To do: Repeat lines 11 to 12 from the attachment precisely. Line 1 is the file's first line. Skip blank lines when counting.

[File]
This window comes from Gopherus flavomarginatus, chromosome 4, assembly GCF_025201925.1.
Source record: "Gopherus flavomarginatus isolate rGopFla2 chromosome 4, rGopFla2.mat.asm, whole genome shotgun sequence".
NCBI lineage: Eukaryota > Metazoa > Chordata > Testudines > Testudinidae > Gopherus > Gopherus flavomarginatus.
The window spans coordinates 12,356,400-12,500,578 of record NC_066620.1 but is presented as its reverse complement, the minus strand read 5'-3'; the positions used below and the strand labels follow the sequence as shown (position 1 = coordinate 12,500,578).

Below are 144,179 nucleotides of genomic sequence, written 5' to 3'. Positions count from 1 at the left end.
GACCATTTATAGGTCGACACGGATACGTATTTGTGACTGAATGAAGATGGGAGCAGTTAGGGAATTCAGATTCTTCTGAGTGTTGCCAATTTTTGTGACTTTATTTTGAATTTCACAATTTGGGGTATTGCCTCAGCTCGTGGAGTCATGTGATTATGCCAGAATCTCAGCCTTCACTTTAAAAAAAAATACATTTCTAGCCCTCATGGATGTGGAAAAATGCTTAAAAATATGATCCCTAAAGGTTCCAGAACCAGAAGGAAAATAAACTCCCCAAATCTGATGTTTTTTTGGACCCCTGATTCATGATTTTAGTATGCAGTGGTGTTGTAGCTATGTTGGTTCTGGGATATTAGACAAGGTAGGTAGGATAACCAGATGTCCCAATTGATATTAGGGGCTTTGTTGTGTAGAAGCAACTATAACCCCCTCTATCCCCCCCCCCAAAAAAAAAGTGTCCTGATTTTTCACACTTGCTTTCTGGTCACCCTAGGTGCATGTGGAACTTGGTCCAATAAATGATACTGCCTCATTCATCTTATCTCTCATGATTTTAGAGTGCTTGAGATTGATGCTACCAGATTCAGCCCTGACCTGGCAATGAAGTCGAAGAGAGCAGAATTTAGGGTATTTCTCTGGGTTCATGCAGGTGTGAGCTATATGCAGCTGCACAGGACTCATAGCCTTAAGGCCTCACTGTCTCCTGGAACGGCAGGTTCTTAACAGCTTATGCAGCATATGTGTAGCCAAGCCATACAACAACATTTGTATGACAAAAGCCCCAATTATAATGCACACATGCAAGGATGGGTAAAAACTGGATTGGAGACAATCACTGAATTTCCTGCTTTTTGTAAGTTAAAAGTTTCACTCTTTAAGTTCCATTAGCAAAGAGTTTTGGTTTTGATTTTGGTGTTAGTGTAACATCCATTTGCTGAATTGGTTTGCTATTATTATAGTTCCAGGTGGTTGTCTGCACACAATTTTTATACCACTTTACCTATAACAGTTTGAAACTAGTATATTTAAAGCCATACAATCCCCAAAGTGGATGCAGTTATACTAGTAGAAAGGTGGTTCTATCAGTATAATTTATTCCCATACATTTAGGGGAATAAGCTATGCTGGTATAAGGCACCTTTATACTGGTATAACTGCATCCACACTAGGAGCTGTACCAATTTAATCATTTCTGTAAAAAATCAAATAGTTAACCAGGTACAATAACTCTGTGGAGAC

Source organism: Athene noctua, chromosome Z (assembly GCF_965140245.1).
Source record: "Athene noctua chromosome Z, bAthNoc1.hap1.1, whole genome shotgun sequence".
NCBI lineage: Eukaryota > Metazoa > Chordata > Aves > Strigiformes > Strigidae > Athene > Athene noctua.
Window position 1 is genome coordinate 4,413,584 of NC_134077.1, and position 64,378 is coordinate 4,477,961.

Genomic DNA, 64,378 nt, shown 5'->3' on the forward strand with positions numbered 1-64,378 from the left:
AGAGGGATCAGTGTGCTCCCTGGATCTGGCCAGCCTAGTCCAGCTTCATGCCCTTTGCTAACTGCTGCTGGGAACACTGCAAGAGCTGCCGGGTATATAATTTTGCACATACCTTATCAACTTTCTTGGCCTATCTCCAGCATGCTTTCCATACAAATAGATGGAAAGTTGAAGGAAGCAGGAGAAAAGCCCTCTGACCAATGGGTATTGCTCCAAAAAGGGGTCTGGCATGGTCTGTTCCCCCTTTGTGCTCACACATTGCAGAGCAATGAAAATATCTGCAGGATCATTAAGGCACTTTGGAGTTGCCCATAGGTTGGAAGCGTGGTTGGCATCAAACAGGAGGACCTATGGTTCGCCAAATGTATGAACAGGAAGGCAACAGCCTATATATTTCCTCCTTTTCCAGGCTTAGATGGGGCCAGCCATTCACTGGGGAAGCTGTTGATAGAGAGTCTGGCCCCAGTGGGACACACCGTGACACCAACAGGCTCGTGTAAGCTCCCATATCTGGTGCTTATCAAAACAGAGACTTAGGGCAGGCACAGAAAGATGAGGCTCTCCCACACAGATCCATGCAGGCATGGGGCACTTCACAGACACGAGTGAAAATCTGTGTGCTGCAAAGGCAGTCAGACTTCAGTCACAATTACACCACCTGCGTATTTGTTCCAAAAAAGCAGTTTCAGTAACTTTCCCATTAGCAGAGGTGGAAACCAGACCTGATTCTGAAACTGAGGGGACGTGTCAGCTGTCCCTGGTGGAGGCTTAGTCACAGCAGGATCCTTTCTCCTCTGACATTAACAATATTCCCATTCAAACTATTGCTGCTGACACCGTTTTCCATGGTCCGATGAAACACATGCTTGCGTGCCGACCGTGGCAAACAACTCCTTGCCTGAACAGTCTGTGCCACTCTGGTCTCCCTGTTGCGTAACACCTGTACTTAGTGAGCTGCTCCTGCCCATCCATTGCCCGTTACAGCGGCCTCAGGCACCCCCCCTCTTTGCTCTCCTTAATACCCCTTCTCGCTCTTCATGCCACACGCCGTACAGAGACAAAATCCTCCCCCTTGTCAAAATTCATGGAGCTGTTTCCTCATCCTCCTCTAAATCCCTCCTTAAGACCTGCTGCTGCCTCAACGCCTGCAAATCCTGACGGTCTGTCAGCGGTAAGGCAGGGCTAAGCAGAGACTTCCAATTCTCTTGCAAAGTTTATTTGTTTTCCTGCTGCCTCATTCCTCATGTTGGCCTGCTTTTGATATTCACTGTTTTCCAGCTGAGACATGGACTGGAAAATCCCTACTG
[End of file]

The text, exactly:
Genomic DNA, 64,378 nt, shown 5'->3' on the forward strand with positions numbered 1-64,378 from the left:
AGAGGGATCAGTGTGCTCCCTGGATCTGGCCAGCCTAGTCCAGCTTCATGCCCTTTGCTAACTGCTGCTGGGAACACTGCAAGAGCTGCCGGGTATATAATTTTGCACATACCTTATCAACTTTCTTGGCCTATCTCCAGCATGCTTTCCATACAAATAGATGGAAAGTTGAAGGAAGCAGGAGAAAAGCCCTCTGACCAATGGGTATTGCTCCAAAAAGGGGTCTGGCATGGTCTGTTCCCCCTTTGTGCTCACACATTGCAGAGCAATGAAAATATCTGCAGGATCATTAAGGCACTTTGGAGTTGCCCATAGGTTGGAAGCGTGGTTGGCATCAAACAGGAGGACCTATGGTTCGCCAAATGTATGAACAGGAAGGCAACAGCCTATATATTTCCTCCTTTTCCAGGCTTAGATGGGGCCAGCCATTCACTGGGGAAGCTGTTGATAGAGAGTCTGGCCCCAGTGGGACACACCGTGACACCAACAGGCTCGTGTAAGCTCCCATATCTGGTGCTTATCAAAACAGAGACTTAGGGCAGGCACAGAAAGATGAGGCTCTCCCACACAGATCCATGCAGGCATGGGGCACTTCACAGACACGAGTGAAAATCTGTGTGCTGCAAAGGCAGTCAGACTTCAGTCACAATTACACCACCTGCGTATTTGTTCCAAAAAAGCAGTTTCAGTAACTTTCCCATTAGCAGAGGTGGAAACCAGACCTGATTCTGAAACTGAGGGGACGTGTCAGCTGTCCCTGGTGGAGGCTTAGTCACAGCAGGATCCTTTCTCCTCTGACATTAACAATATTCCCATTCAAACTATTGCTGCTGACACCGTTTTCCATGGTCCGATGAAACACATGCTTGCGTGCCGACCGTGGCAAACAACTCCTTGCCTGAACAGTCTGTGCCACTCTGGTCTCCCTGTTGCGTAACACCTGTACTTAGTGAGCTGCTCCTGCCCATCCATTGCCCGTTACAGCGGCCTCAGGCACCCCCCCTCTTTGCTCTCCTTAATACCCCTTCTCGCTCTTCATGCCACACGCCGTACAGAGACAAAATCCTCCCCCTTGTCAAAATTCATGGAGCTGTTTCCTCATCCTCCTCTAAATCCCTCCTTAAGACCTGCTGCTGCCTCAACGCCTGCAAATCCTGACGGTCTGTCAGCGGTAAGGCAGGGCTAAGCAGAGACTTCCAATTCTCTTGCAAAGTTTATTTGTTTTCCTGCTGCCTCATTCCTCATGTTGGCCTGCTTTTGATATTCACTGTTTTCCAGCTGAGACATGGACTGGAAAATCCCTACTG